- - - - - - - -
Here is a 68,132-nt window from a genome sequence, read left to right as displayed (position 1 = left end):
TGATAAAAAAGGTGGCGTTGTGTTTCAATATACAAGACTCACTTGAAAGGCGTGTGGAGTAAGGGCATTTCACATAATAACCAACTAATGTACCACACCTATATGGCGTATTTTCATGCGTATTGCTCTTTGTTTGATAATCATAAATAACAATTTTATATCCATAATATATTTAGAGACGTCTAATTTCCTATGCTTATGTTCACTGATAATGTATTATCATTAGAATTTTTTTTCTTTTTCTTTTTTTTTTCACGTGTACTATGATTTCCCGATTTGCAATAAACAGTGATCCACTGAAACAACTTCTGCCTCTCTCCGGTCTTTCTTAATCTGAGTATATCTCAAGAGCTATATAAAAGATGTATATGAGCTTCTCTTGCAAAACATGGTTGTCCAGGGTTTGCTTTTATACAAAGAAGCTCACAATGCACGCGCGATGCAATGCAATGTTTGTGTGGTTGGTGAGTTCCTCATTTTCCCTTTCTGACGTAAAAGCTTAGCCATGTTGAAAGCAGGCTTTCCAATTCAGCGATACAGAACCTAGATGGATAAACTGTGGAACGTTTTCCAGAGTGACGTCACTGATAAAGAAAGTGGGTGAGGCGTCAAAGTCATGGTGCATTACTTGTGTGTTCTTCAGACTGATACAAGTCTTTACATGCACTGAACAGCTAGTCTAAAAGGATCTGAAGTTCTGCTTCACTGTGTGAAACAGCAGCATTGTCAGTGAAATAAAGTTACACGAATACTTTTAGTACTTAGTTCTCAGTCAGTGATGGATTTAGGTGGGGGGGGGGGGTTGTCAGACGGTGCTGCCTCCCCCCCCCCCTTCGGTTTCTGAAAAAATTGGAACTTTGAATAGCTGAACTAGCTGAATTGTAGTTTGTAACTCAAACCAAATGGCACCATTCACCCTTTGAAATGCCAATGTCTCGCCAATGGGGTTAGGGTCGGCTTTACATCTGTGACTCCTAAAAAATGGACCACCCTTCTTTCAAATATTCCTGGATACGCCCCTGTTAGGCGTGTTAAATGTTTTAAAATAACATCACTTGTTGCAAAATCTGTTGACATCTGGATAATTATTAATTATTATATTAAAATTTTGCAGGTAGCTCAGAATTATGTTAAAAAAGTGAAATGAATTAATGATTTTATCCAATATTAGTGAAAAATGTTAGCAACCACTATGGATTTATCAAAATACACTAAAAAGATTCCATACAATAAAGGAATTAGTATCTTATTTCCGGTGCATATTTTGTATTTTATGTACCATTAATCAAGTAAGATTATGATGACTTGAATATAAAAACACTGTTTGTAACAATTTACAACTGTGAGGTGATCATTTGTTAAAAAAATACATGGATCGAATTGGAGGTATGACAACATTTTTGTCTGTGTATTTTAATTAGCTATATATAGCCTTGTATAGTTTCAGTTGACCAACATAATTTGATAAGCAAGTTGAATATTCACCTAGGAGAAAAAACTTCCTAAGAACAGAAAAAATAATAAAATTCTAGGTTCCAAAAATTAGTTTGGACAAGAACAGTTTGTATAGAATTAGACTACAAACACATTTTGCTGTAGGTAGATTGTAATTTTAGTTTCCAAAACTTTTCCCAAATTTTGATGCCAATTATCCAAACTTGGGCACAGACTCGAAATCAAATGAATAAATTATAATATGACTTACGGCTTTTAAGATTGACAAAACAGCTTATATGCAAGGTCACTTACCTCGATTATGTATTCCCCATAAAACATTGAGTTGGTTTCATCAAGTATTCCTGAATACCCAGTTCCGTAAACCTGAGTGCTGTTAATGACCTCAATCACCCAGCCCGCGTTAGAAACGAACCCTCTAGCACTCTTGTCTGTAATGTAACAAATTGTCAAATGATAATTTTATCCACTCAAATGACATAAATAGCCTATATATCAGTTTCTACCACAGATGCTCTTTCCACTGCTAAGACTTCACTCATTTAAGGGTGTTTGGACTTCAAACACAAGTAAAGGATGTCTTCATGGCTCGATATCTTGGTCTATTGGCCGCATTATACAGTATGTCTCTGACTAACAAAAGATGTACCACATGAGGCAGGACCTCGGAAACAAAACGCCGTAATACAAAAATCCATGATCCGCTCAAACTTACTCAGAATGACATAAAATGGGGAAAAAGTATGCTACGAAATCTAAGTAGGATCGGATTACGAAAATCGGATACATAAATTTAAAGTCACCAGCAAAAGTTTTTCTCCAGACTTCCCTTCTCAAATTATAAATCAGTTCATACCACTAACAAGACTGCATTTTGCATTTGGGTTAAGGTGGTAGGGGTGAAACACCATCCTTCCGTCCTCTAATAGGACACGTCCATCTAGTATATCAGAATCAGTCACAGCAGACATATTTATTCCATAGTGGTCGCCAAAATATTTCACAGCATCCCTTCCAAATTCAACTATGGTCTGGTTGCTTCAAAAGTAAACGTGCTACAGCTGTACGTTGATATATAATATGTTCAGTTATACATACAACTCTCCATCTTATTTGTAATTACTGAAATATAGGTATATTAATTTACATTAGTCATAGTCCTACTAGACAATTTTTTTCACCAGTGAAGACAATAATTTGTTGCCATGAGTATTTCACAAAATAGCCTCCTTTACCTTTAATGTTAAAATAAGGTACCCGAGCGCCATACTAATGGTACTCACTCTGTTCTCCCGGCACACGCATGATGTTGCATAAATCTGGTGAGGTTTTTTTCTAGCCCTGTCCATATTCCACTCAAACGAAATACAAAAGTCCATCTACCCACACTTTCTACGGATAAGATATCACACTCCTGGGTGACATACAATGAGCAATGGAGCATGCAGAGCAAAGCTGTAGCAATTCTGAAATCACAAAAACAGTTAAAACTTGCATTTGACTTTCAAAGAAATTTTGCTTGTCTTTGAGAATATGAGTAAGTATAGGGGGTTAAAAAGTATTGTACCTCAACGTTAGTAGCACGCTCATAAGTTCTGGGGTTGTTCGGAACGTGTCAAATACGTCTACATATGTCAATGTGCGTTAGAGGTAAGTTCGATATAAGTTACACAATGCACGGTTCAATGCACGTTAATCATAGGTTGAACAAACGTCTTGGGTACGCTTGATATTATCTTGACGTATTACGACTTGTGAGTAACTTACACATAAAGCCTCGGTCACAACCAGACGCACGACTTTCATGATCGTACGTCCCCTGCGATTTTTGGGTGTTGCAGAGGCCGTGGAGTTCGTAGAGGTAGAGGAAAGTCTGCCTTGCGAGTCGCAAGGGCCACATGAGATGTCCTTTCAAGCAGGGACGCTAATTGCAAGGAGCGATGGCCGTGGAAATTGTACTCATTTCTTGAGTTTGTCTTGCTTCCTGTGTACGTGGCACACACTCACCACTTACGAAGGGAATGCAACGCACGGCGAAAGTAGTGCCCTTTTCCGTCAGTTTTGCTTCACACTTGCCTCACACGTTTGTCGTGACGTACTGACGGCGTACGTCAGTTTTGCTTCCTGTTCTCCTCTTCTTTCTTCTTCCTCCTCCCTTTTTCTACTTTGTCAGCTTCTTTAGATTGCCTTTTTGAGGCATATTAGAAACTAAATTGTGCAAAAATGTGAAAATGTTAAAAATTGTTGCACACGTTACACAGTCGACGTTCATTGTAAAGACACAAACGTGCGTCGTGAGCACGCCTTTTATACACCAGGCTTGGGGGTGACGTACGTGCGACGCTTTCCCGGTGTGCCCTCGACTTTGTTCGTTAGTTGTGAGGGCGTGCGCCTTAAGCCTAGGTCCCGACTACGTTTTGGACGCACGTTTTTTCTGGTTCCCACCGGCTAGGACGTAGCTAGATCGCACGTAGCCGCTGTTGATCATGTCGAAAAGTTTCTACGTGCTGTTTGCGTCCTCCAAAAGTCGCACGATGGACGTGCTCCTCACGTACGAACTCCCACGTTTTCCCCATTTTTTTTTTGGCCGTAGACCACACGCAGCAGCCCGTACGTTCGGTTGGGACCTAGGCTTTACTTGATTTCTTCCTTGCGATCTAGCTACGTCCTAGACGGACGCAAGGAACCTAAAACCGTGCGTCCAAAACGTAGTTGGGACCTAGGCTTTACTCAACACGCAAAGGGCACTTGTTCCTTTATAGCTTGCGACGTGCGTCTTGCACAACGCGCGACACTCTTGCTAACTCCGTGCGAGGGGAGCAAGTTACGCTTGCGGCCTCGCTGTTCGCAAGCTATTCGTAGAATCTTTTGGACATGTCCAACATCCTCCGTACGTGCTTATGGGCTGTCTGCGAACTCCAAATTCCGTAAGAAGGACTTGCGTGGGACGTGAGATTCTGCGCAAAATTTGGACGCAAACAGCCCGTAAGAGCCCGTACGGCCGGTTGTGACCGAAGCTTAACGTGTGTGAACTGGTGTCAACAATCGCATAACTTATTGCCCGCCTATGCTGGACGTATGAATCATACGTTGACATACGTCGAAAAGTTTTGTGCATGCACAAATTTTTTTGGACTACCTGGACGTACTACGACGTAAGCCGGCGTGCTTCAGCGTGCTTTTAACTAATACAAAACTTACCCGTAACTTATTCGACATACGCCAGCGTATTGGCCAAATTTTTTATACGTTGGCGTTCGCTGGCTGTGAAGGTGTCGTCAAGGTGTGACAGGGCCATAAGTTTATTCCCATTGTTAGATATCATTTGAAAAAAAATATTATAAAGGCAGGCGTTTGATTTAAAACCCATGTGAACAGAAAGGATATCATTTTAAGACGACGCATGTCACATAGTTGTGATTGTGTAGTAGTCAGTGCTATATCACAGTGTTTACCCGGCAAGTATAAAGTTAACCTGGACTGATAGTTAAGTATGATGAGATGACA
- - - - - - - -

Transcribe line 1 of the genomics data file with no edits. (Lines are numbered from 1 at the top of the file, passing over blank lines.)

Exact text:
Here is a 68,132-nt window from a genome sequence, read left to right as displayed (position 1 = left end):